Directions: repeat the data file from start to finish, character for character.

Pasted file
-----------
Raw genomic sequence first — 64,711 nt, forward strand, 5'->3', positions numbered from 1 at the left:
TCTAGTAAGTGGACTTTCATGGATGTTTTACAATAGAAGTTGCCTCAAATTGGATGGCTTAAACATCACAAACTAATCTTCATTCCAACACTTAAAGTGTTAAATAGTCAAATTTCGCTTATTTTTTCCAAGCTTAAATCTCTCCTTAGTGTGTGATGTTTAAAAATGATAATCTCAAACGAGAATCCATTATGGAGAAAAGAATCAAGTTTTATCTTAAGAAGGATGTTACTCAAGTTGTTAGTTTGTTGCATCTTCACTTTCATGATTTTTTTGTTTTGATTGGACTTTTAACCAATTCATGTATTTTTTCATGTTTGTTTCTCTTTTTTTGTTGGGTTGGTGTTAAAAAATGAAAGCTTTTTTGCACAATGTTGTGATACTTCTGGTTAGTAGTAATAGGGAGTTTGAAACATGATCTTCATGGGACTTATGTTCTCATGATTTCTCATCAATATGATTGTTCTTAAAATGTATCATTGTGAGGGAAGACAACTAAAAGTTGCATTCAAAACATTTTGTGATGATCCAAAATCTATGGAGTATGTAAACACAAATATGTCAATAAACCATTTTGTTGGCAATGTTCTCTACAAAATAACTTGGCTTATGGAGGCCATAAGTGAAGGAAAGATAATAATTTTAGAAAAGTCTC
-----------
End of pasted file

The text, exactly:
Raw genomic sequence first — 64,711 nt, forward strand, 5'->3', positions numbered from 1 at the left:
TCTAGTAAGTGGACTTTCATGGATGTTTTACAATAGAAGTTGCCTCAAATTGGATGGCTTAAACATCACAAACTAATCTTCATTCCAACACTTAAAGTGTTAAATAGTCAAATTTCGCTTATTTTTTCCAAGCTTAAATCTCTCCTTAGTGTGTGATGTTTAAAAATGATAATCTCAAACGAGAATCCATTATGGAGAAAAGAATCAAGTTTTATCTTAAGAAGGATGTTACTCAAGTTGTTAGTTTGTTGCATCTTCACTTTCATGATTTTTTTGTTTTGATTGGACTTTTAACCAATTCATGTATTTTTTCATGTTTGTTTCTCTTTTTTTGTTGGGTTGGTGTTAAAAAATGAAAGCTTTTTTGCACAATGTTGTGATACTTCTGGTTAGTAGTAATAGGGAGTTTGAAACATGATCTTCATGGGACTTATGTTCTCATGATTTCTCATCAATATGATTGTTCTTAAAATGTATCATTGTGAGGGAAGACAACTAAAAGTTGCATTCAAAACATTTTGTGATGATCCAAAATCTATGGAGTATGTAAACACAAATATGTCAATAAACCATTTTGTTGGCAATGTTCTCTACAAAATAACTTGGCTTATGGAGGCCATAAGTGAAGGAAAGATAATAATTTTAGAAAAGTCTC